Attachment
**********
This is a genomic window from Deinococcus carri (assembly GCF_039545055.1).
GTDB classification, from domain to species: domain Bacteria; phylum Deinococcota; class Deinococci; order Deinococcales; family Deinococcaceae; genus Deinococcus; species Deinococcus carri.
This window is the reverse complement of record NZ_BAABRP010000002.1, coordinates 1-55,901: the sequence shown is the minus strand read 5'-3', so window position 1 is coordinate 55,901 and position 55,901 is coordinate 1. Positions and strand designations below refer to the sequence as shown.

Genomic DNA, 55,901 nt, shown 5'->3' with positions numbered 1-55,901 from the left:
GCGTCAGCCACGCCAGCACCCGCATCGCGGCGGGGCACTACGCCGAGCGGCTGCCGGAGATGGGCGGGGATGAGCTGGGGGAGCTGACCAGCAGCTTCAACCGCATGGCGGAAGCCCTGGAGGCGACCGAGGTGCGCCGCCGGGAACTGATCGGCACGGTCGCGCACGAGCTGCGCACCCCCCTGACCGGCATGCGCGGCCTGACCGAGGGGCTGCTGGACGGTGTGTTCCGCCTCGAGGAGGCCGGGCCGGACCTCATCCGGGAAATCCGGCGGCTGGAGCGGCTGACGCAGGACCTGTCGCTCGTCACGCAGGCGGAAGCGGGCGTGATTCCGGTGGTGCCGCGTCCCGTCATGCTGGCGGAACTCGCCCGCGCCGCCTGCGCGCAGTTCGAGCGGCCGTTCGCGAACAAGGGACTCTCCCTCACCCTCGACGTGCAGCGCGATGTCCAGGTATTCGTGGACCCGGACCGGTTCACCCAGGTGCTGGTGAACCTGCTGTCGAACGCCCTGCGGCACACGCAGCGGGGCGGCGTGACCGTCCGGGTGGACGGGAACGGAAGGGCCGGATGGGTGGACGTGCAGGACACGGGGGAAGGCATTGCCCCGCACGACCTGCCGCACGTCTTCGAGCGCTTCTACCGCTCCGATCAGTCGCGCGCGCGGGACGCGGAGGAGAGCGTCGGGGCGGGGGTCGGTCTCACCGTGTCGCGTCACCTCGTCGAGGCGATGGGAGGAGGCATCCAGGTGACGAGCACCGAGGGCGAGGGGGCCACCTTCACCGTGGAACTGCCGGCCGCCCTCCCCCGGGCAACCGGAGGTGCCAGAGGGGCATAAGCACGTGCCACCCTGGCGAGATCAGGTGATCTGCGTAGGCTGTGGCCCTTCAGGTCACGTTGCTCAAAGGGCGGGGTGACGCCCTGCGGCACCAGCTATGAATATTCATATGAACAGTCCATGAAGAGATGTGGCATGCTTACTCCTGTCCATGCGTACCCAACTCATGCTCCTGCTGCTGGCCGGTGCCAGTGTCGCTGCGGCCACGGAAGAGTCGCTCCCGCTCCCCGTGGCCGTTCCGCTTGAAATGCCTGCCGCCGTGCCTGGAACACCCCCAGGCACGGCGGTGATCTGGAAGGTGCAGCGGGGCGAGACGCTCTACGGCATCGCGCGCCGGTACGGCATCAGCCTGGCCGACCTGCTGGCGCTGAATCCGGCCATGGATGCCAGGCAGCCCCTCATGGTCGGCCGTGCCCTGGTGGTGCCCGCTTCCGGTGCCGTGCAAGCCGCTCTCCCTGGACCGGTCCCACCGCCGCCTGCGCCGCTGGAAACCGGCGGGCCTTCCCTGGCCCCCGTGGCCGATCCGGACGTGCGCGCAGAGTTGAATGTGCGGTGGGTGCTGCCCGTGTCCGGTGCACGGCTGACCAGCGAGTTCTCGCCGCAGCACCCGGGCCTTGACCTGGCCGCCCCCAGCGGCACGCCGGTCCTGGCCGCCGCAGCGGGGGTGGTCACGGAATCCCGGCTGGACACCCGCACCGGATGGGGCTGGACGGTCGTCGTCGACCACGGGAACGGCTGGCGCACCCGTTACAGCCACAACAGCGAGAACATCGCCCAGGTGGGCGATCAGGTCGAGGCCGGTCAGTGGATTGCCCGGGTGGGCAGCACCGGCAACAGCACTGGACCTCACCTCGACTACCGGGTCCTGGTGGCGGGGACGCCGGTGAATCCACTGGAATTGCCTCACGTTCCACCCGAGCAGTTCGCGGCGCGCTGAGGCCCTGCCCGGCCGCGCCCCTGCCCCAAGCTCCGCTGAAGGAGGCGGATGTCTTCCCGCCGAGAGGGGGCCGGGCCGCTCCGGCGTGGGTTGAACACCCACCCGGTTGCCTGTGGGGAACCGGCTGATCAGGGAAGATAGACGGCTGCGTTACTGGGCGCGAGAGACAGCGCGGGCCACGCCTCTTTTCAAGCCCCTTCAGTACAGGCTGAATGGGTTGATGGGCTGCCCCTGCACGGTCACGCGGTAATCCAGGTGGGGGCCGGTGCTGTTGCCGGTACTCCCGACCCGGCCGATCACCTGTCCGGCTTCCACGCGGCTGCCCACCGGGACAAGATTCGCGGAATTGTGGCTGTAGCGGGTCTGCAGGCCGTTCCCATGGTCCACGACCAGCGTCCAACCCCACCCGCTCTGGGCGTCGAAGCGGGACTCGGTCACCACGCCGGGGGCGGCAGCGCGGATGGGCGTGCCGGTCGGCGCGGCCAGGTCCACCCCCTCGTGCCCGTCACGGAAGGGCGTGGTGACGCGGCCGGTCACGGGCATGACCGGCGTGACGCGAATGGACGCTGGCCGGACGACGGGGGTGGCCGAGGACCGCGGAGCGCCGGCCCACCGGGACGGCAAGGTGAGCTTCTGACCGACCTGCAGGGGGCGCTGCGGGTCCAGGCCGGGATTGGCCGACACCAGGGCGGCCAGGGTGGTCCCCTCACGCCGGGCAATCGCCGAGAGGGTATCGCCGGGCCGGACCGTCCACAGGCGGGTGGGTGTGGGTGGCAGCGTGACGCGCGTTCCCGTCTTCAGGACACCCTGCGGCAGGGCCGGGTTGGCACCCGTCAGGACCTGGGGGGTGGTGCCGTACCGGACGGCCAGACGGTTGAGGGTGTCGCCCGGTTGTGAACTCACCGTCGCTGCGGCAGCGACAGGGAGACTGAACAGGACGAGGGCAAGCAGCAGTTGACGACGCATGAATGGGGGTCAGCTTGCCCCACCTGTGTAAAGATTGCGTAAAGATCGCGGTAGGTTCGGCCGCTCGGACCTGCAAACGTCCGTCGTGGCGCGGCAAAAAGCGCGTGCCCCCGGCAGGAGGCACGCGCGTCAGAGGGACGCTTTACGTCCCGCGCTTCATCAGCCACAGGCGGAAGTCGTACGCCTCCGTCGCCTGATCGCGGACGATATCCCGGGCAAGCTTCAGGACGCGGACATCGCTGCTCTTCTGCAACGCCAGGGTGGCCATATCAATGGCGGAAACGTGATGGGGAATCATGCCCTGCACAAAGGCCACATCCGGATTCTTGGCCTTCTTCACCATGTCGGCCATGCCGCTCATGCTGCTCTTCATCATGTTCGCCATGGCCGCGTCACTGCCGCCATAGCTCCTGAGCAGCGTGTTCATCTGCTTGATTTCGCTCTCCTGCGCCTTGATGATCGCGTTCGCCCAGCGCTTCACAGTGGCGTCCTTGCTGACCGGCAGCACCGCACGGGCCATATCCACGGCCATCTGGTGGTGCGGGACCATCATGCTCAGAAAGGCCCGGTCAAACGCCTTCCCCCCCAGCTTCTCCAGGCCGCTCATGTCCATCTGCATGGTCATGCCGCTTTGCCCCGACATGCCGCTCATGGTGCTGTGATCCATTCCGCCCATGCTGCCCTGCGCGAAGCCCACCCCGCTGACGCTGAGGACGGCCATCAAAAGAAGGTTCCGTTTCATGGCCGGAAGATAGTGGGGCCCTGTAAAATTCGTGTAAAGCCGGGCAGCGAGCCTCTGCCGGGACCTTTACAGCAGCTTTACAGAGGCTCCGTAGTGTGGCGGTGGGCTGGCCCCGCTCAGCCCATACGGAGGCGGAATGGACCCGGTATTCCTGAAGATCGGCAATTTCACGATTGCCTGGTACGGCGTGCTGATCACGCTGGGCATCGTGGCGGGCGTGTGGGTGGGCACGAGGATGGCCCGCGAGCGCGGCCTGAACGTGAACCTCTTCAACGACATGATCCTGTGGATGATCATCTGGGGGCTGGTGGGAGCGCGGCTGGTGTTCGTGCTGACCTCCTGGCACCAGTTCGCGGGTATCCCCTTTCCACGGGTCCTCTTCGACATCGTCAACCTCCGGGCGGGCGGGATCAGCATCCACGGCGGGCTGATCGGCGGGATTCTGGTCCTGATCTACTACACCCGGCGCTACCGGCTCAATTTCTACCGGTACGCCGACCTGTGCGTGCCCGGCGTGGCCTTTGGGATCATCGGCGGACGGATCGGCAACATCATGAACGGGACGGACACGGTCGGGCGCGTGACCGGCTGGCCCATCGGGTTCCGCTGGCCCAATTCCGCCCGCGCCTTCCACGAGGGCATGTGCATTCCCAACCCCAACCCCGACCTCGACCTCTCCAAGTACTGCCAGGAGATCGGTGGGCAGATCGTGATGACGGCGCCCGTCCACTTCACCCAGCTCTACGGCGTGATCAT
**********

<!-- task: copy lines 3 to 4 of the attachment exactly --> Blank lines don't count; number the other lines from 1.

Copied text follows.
This window is the reverse complement of record NZ_BAABRP010000002.1, coordinates 1-55,901: the sequence shown is the minus strand read 5'-3', so window position 1 is coordinate 55,901 and position 55,901 is coordinate 1. Positions and strand designations below refer to the sequence as shown.

Genomic DNA, 55,901 nt, shown 5'->3' with positions numbered 1-55,901 from the left: